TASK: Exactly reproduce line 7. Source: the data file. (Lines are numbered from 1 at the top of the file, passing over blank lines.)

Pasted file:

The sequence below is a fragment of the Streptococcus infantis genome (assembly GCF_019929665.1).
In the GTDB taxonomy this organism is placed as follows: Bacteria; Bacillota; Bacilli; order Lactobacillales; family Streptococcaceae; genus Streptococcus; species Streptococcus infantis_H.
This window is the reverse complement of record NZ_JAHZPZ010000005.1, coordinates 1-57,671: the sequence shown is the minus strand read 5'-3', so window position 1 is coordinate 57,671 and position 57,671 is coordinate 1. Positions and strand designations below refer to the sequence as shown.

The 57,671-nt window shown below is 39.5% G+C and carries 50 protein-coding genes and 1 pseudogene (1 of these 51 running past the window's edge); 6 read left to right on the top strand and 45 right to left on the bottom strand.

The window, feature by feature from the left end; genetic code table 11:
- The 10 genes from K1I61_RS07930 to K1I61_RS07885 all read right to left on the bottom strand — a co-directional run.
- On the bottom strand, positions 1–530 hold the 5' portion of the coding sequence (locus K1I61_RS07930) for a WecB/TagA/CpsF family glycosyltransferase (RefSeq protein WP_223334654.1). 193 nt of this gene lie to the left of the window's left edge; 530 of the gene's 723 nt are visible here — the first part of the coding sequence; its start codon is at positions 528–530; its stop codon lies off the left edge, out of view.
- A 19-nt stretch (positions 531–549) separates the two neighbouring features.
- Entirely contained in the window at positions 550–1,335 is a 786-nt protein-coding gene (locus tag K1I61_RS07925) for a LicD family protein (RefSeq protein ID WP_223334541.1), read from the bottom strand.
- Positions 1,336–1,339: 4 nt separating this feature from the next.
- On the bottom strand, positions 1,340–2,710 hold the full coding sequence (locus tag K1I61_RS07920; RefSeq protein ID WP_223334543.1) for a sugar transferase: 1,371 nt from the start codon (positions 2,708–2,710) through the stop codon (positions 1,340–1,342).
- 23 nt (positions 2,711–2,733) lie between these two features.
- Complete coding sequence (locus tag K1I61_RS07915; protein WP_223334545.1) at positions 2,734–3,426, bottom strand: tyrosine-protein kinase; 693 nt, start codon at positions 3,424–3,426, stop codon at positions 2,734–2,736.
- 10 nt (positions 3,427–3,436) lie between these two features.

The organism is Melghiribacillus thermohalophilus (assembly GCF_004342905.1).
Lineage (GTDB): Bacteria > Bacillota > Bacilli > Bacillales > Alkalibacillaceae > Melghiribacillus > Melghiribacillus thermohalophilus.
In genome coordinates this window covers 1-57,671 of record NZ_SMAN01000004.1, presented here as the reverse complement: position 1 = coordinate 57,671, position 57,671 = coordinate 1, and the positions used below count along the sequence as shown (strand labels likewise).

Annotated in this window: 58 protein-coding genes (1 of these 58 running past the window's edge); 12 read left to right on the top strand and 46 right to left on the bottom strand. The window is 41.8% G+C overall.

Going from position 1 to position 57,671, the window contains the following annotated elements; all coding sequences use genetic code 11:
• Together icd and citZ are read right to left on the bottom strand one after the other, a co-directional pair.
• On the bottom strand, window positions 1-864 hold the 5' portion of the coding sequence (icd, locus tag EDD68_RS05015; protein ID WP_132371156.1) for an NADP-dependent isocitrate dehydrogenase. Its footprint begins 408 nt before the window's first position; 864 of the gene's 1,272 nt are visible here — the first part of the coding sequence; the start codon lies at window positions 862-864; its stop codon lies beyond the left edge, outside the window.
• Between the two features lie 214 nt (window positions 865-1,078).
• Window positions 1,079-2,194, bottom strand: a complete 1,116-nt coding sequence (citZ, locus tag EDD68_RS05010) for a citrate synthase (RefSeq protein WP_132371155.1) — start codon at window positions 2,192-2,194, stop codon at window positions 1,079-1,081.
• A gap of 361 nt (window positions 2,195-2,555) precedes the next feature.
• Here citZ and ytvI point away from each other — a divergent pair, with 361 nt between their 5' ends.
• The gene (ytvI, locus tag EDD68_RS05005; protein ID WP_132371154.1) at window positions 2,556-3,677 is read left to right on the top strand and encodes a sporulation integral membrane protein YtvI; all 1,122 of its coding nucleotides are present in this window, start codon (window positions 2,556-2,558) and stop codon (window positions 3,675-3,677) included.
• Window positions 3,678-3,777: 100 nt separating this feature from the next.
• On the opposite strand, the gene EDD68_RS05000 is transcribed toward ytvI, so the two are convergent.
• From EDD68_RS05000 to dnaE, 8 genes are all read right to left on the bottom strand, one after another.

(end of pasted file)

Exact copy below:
- On the bottom strand, positions 1–530 hold the 5' portion of the coding sequence (locus K1I61_RS07930) for a WecB/TagA/CpsF family glycosyltransferase (RefSeq protein WP_223334654.1). 193 nt of this gene lie to the left of the window's left edge; 530 of the gene's 723 nt are visible here — the first part of the coding sequence; its start codon is at positions 528–530; its stop codon lies off the left edge, out of view.